OpenJurist

187 F2d 854 Zamloch v. United States

187 F.2d 854

ZAMLOCH
v.
UNITED STATES.

No. 12753.

United States Court of Appeals Ninth Circuit.

March 9, 1951.

Leo Friedman, San Francisco, Cal., for appellant.

Frank J. Hennessy, U. S. Atty., Joseph Karesh and Charles O'Gara, Assts. U. S. Atty., San Francisco, Cal., for appellee.

Before BONE, ORR and POPE, Circuit Judges.

PER CURIAM.

1

This cause is before us on a motion to remand the case to the trial court in order to permit appellant to move for a new trial on the ground of newly discovered evidence.

2

During the time Rule II(3) was in effect such was the proper procedure and this court so held in Wagner v. United States, 9 Cir., 118 F.2d 801. Rule II(3) provided: "A motion for a new trial solely upon the ground of newly-discovered evidence may be made within sixty (60) days * * * unless an appeal has been taken and in that event the trial court may entertain the motion only on remand of the case by the appellate court for that purpose, and such remand may be made at any time before final judgment." (Emphasis supplied.) 292 U.S. 662.

3

The advisory committee on revision of criminal rules considered an amendment of Rule II(3) advisable and in that connection commented as follows: "The provision [in the new rule] that if an appeal is pending the court may grant the motion only on remand of the case, is intended to change the existing practice pursuant to which a remand of the case from the appellate court must be secured before the motion for a new trial is made in the trial court. Under the proposed rule a motion for a new trial could be made without securing a remand. If, however, the trial court decides to grant the motion then, prior to the entry of the order granting it, a remand will have to be obtained. This course will eliminate the need of a remand in those cases in which the trial court determines to deny a motion for a new trial." (Emphasis original) Federal Rules of Criminal Procedure, Second Preliminary Draft, with notes and forms, U.S. Gov't Printing Office, Washington, February 1944, at 131. See also, Federal Rules of Criminal Procedure, with notes and institute proceedings, N.Y.U. School of Law Institute — Proceedings, Vol. VI, 1949, p. 206.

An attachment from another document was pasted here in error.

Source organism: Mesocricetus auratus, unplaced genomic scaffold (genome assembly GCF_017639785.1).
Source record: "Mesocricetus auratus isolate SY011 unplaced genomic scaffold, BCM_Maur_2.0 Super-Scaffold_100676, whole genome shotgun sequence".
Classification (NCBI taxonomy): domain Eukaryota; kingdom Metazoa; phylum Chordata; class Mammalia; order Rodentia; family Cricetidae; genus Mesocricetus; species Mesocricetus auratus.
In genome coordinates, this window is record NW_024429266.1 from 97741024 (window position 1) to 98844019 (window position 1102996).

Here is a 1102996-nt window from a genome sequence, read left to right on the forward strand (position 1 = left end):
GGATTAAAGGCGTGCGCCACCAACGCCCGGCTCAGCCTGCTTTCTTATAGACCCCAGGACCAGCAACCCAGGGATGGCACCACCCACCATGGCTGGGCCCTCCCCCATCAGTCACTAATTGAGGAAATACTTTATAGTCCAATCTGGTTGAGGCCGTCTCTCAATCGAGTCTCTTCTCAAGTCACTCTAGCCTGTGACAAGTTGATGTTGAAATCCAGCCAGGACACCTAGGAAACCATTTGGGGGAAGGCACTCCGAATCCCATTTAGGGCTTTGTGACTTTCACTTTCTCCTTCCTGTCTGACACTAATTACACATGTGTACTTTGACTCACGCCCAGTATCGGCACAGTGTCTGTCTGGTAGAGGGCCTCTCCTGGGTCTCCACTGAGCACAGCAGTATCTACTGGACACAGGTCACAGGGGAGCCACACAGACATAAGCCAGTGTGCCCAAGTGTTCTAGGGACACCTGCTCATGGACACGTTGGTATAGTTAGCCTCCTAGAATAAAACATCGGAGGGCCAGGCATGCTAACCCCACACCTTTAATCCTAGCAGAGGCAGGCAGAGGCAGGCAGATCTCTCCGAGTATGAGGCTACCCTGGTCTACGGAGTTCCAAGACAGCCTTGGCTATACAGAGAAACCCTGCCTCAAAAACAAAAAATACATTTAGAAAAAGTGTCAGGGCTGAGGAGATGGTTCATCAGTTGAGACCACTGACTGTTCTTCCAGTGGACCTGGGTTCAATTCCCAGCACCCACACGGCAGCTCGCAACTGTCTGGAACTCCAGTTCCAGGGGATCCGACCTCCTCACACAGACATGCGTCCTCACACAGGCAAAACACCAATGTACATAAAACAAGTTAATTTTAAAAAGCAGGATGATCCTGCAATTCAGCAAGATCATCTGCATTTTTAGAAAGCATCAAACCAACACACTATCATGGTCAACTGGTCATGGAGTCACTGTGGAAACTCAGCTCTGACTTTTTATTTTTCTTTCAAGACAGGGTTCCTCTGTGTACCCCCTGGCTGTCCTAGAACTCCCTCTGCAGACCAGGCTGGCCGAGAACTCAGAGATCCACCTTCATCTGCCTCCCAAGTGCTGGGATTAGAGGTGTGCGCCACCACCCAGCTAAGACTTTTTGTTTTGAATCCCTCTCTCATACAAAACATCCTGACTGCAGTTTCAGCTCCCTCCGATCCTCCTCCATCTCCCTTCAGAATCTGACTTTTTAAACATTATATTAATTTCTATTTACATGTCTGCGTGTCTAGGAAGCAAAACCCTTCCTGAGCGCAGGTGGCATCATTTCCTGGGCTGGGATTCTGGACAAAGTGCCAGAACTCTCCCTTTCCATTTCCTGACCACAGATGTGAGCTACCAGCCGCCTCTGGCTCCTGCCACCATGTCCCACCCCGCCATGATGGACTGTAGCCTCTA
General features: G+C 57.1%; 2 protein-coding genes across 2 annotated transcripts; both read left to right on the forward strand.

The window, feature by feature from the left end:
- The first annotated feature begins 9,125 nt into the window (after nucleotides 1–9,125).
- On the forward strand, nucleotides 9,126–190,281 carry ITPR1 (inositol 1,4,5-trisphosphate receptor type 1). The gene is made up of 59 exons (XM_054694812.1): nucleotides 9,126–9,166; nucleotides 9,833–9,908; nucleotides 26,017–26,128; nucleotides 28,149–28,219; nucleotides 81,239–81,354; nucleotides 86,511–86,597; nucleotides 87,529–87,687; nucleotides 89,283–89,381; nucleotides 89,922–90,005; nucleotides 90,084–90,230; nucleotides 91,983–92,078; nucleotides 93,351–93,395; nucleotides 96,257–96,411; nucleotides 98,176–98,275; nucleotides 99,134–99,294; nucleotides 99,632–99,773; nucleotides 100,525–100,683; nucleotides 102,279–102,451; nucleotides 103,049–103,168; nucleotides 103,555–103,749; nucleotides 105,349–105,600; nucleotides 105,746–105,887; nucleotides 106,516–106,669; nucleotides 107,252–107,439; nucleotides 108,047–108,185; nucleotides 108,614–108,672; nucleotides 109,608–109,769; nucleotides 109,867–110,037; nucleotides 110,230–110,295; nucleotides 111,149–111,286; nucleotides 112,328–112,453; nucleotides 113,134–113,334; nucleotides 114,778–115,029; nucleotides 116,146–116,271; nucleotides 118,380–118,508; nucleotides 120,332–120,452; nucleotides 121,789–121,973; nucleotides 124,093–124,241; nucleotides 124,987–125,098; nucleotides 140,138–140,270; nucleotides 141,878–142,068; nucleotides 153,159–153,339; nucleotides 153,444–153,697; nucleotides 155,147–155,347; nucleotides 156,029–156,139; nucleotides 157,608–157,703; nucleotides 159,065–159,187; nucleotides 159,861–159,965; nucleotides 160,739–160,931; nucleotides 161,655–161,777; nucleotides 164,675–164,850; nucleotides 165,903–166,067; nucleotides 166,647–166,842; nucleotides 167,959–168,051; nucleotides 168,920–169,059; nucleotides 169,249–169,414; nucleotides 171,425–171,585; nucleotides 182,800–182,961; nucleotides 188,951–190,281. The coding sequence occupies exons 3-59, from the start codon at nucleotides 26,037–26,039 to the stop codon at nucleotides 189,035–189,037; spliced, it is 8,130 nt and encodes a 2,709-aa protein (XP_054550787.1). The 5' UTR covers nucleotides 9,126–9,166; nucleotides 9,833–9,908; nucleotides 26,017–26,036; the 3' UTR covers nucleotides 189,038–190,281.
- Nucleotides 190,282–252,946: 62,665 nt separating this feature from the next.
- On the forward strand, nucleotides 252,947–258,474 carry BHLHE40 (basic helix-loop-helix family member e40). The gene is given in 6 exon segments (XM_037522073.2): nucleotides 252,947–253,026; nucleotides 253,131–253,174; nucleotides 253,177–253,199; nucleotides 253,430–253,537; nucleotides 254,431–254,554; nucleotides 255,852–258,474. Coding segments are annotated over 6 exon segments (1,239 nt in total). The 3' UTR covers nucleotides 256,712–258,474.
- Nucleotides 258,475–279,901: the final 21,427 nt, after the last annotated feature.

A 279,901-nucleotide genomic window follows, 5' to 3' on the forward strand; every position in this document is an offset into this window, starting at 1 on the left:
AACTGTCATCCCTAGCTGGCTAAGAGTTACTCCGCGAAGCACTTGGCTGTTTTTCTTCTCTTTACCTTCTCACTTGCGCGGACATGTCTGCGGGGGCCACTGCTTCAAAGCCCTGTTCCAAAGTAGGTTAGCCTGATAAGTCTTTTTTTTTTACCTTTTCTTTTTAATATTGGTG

4

Thereafter, Rule 33, Fed.Rules Crim. Proc. 18 U.S.C.A. was promulgated as a substitute for Rule II(3). Rule 33 provides: "A motion for a new trial based on the ground of newly discovered evidence may be made only before or within two years after final judgment, but if an appeal is pending the court may grant the motion only on remand of the case." (Emphasis supplied.)

5

It will be noted that a change from entertain to grant was made in the rule. This change requires that an application for a new trial on the ground of newly discovered evidence first be made to the district court. If that court signifies a willingness to grant the motion then this court will remand for that purpose. Commenting on the change in the wording of the rule Professor Dession said: "The Rule [33] provides that where an appeal is pending, the court may grant the motion only on remand of the case — a provision intended to change the former practice pursuant to which a remand from the appellate court had to be secured before the motion for new trial was made in the trial court. The motion may now be made without securing a remand, but if the trial court decides to grant the motion, the remand must then be obtained prior to entry of the order granting the motion. The purpose is to eliminate the trouble of getting a remand in those cases wherein the trial court does not propose to grant a new trial." Dession, The New Federal Rules of Criminal Procedure: II, 56 Yale Law Journal 197, 232 (1947).

6

Two circuits have construed Rule 33 to require that the application first be made to the trial court. United States v. Minkoff, 2 Cir., 1950, 181 F.2d 538; Rakes v. United States, 4 Cir., 1947, 163 F.2d 771. The tenth circuit, in the case of Heald v. United States, 1949, 175 F.2d 878, certiorari denied 338 U.S. 859, 70 S.Ct. 101, entertained and passed upon a motion to remand. However, the tenth circuit case does not discuss the change in the rule.

7

We hold that Rule 33 requires that an application for a new trial (after an appeal has been taken), on the ground of newly-discovered evidence be made in the trial court and that this court will order a remand in the event the trial court evidences a willingness to grant the motion, and not otherwise.

8

Motion dismissed.